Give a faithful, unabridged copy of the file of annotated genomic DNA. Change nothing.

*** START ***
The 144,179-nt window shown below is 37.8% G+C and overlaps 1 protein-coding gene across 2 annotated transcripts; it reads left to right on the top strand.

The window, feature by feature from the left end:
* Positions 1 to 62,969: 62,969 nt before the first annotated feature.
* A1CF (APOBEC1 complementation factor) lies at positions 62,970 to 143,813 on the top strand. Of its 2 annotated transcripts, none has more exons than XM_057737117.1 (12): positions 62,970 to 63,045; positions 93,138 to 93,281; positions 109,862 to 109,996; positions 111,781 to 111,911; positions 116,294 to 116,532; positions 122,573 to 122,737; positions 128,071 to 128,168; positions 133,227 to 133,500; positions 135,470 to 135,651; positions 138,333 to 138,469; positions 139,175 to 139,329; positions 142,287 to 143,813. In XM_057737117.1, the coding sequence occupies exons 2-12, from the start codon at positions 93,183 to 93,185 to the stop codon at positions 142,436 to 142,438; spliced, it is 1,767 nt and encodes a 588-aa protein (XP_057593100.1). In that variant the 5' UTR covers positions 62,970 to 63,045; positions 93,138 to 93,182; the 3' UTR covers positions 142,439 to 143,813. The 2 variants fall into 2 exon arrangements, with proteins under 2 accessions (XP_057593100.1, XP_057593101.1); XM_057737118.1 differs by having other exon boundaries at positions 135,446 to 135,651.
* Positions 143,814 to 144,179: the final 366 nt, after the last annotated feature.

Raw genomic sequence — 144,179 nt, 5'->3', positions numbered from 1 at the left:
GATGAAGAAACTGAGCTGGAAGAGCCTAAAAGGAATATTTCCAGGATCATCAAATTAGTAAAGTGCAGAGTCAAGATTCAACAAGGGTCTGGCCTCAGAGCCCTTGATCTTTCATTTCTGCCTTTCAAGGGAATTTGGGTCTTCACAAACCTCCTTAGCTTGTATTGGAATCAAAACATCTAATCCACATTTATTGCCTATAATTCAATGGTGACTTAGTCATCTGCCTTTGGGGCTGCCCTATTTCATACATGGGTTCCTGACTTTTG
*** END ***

The 144,179-nt window shown below is 37.8% G+C and overlaps 1 protein-coding gene across 2 annotated transcripts; it reads left to right on the top strand.

The window, feature by feature from the left end:
* Positions 1 to 62,969: 62,969 nt before the first annotated feature.
* A1CF (APOBEC1 complementation factor) lies at positions 62,970 to 143,813 on the top strand. Of its 2 annotated transcripts, none has more exons than XM_057737117.1 (12): positions 62,970 to 63,045; positions 93,138 to 93,281; positions 109,862 to 109,996; positions 111,781 to 111,911; positions 116,294 to 116,532; positions 122,573 to 122,737; positions 128,071 to 128,168; positions 133,227 to 133,500; positions 135,470 to 135,651; positions 138,333 to 138,469; positions 139,175 to 139,329; positions 142,287 to 143,813. In XM_057737117.1, the coding sequence occupies exons 2-12, from the start codon at positions 93,183 to 93,185 to the stop codon at positions 142,436 to 142,438; spliced, it is 1,767 nt and encodes a 588-aa protein (XP_057593100.1). In that variant the 5' UTR covers positions 62,970 to 63,045; positions 93,138 to 93,182; the 3' UTR covers positions 142,439 to 143,813. The 2 variants fall into 2 exon arrangements, with proteins under 2 accessions (XP_057593100.1, XP_057593101.1); XM_057737118.1 differs by having other exon boundaries at positions 135,446 to 135,651.
* Positions 143,814 to 144,179: the final 366 nt, after the last annotated feature.

Raw genomic sequence — 144,179 nt, 5'->3', positions numbered from 1 at the left:
GATGAAGAAACTGAGCTGGAAGAGCCTAAAAGGAATATTTCCAGGATCATCAAATTAGTAAAGTGCAGAGTCAAGATTCAACAAGGGTCTGGCCTCAGAGCCCTTGATCTTTCATTTCTGCCTTTCAAGGGAATTTGGGTCTTCACAAACCTCCTTAGCTTGTATTGGAATCAAAACATCTAATCCACATTTATTGCCTATAATTCAATGGTGACTTAGTCATCTGCCTTTGGGGCTGCCCTATTTCATACATGGGTTCCTGACTTTTG